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  • Writer's pictureIsa Luzarraga

Saddle Creek Artist Indigo De Souza Talks Touring, New Music and Maha Music Festival

The North Carolina native is set to perform indie rock tracks from both of her albums this Friday.

While widely known for her cathartic brand of indie rock, singer-songwriter Indigo De Souza’s first foray into music came with bluegrass. The small-town North Carolina native, a Saddle Creek Records artist performing at this year’s Maha Music Festival, started learning guitar at nine-years-old from a local country artist. From there, her mom would often drop Indigo off at picking porches around Spruce Pine, their town of close to 2,600 about an hour outside Asheville, to play music with “the old-timers.”

As a teenager, De Souza began recording and releasing music on her own. She self-released “I Love My Mom” in 2018 when she was 21 before putting out “Any Shape You Take” in August 2021 with Saddle Creek — and she’s been on tour ever since. The Maha Music Festival is one of 24 performances that will conclude her international tour.

The Reader sat down with De Souza to discuss her recent tour, upcoming third album, as well as what the Maha audience can expect from her July 29th performance.

TR: When did you first realize you wanted to pursue music? Was there ever a turning point when you realized that’s what you wanted to do?

ID: From the time I was very small, before I knew what jobs were, I already wanted to play music and knew that was what made me feel most fulfilled. I was nine when I started playing guitar. I was learning from a country musician and bluegrass artist in Spruce Pine, North Carolina. I was singing before that and just have always been singing. So that was one turning point. When everyone else was starting to look into colleges and trying to decide what their path was, I didn’t want to go to college and hated school. I really just loved playing music. So I just made the decision to do what I was passionate about and trust that it would sustain me if I was giving myself over to it.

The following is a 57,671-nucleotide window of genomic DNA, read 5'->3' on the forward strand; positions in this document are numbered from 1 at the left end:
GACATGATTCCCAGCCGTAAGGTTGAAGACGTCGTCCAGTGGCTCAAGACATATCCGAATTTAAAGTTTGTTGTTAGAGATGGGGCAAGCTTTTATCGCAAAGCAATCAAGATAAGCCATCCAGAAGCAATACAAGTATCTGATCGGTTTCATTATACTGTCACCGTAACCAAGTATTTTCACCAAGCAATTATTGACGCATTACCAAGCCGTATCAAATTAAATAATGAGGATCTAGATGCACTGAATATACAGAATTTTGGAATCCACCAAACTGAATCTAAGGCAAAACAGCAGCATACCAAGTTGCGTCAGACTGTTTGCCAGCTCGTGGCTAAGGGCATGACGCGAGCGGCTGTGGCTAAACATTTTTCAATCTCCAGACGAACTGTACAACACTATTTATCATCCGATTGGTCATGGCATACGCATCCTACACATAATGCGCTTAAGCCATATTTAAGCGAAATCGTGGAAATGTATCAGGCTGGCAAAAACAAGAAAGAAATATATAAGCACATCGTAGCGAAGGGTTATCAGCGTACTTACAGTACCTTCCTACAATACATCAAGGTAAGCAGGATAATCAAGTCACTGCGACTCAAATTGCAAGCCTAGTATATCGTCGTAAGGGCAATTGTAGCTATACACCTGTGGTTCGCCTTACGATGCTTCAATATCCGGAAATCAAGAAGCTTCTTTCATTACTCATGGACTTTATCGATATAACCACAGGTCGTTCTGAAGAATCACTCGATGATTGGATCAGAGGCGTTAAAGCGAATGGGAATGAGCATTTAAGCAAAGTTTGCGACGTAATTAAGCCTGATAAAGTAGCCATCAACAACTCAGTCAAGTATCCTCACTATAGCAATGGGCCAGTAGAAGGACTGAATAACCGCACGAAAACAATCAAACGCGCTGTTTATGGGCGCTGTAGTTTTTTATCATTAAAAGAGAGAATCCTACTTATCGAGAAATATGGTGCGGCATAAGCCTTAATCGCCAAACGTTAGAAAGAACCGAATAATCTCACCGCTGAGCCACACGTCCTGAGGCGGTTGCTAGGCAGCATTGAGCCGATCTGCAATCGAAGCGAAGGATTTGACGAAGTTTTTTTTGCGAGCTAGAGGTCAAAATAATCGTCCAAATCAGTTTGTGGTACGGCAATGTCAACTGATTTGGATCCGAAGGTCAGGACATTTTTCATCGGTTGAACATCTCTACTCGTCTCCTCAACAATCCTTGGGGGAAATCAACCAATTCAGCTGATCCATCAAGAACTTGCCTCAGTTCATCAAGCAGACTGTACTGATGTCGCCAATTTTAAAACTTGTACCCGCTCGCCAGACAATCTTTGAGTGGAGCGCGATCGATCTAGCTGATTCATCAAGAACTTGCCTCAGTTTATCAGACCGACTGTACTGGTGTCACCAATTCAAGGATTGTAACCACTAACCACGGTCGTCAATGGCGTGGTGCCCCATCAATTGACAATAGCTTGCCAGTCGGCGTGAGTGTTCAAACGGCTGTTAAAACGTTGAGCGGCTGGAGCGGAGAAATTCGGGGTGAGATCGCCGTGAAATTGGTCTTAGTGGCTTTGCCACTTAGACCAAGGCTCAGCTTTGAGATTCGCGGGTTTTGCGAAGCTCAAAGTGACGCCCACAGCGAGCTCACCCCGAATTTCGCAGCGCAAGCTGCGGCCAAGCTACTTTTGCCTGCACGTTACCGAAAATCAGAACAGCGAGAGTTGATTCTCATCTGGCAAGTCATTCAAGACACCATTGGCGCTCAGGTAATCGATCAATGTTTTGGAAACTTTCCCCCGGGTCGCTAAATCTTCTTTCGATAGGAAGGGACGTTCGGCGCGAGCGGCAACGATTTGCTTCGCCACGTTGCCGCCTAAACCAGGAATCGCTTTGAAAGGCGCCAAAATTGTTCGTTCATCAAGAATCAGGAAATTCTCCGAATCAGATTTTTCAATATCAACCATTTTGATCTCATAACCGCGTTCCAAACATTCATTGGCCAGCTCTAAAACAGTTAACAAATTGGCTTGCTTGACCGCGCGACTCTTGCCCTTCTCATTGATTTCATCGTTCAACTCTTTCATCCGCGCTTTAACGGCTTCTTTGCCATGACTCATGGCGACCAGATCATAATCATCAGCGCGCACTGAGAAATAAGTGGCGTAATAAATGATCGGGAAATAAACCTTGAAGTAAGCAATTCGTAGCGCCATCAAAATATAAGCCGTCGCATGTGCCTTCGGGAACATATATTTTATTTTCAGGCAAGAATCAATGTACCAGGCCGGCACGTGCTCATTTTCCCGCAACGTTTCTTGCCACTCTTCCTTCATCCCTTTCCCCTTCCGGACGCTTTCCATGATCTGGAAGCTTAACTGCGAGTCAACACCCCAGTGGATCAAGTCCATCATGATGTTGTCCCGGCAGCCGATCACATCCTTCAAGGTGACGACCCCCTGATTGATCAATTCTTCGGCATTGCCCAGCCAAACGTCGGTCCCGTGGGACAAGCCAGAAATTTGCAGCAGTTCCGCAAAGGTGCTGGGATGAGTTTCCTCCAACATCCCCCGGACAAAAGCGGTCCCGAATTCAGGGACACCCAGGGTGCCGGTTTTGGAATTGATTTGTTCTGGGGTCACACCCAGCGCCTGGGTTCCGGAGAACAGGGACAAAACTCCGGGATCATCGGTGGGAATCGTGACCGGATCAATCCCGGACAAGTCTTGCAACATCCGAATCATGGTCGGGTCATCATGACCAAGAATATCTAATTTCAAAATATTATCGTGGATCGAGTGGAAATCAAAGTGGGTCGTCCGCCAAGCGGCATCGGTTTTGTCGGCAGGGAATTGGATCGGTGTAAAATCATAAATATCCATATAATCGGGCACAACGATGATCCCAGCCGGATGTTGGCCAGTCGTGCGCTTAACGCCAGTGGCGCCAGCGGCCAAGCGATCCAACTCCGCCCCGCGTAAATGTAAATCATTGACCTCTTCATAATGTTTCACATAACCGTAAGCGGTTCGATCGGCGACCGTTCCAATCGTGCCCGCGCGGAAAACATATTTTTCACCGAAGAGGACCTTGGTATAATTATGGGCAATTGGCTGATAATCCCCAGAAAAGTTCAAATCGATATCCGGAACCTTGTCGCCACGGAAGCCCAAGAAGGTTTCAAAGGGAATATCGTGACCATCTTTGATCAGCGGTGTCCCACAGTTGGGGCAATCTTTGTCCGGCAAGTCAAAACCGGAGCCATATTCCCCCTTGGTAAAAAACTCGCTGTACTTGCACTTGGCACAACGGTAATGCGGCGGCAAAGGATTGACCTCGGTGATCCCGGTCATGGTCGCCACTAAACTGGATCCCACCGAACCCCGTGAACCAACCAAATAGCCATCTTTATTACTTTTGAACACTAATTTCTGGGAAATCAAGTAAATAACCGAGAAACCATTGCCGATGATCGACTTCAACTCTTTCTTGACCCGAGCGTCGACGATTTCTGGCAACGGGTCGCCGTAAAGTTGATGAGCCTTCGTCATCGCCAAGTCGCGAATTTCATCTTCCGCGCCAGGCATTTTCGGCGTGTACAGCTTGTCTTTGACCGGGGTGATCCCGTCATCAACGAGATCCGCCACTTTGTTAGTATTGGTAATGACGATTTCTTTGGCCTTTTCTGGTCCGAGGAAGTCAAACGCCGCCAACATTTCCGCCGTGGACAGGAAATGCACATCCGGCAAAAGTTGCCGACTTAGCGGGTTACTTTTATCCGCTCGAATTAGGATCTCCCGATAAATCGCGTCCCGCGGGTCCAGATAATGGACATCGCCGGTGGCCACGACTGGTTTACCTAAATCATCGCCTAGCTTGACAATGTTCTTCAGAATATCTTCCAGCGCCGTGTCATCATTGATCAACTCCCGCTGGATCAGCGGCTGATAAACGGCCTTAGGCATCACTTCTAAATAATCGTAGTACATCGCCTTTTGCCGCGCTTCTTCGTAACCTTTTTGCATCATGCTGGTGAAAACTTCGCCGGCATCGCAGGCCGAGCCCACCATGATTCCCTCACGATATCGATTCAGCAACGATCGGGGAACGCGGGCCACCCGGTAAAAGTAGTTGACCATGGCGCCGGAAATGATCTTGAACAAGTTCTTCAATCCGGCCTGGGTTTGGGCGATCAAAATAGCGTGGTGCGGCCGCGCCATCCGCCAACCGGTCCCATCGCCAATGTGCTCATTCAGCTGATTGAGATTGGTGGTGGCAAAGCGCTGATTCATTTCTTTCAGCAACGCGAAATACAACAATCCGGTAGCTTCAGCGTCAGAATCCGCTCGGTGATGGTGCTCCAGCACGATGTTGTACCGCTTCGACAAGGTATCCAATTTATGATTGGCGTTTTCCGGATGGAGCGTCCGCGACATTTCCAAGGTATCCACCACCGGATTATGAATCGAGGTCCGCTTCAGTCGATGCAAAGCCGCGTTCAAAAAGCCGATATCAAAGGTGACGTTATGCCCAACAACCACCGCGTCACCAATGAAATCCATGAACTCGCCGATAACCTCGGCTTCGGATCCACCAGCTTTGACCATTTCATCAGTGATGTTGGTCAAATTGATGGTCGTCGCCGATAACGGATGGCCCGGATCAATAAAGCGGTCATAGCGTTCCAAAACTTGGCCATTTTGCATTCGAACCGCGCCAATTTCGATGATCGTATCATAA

TR: Describe your music in three words.

ID: Emotional, catharsis, compassionate.

TR: How did you become signed with Saddle Creek Records here in Omaha?

ID: It was kind of a snowball of people in the industry believing in me. I met people in Asheville first that just knew things about the industry and worked in it in some way. They took me under their wing[s]. Because of them, I met more people who did the same and then because of them, I ended up working with a manager and then with a booking agent. I then eventually shopped my stuff around and tried to be really conscious and intentional about the steps I was taking so that I didn’t end up in a bad situation, as I know a lot of people do with labels. It was a long time of sifting through many different offers and trying to understand what the people at each label were like. What their intention was with the music and with me and if they saw me as a person and not just as a money sign. Saddle Creek was the most humane, the most artist-friendly label that I was talking to. They ended up being the one I felt most connected to.

TR: Regarding your two albums “I Love My Mom” and “Any Shape You Take” released through Saddle Creek, what do you think is the most substantial difference between the two? What was the musical evolution from your first album to the second?

ID: There’s two kinds of evolutions. There’s the sonic evolution. They sound very different because I had different resources. For the new album, I had a lot more sounds to use and spaces and people’s brains. It also feels different just [because] I was a lot younger when I did “I Love My Mom.” I was still a teenager when I wrote all of the songs. “Any Shape You Take” was coming into the beginning of my 20s. And the album I just recorded feels so different from those two. It just makes sense. It seems like a silly thing to say out loud but just growing up and learning a lot about myself affects the music. The music just changes with me.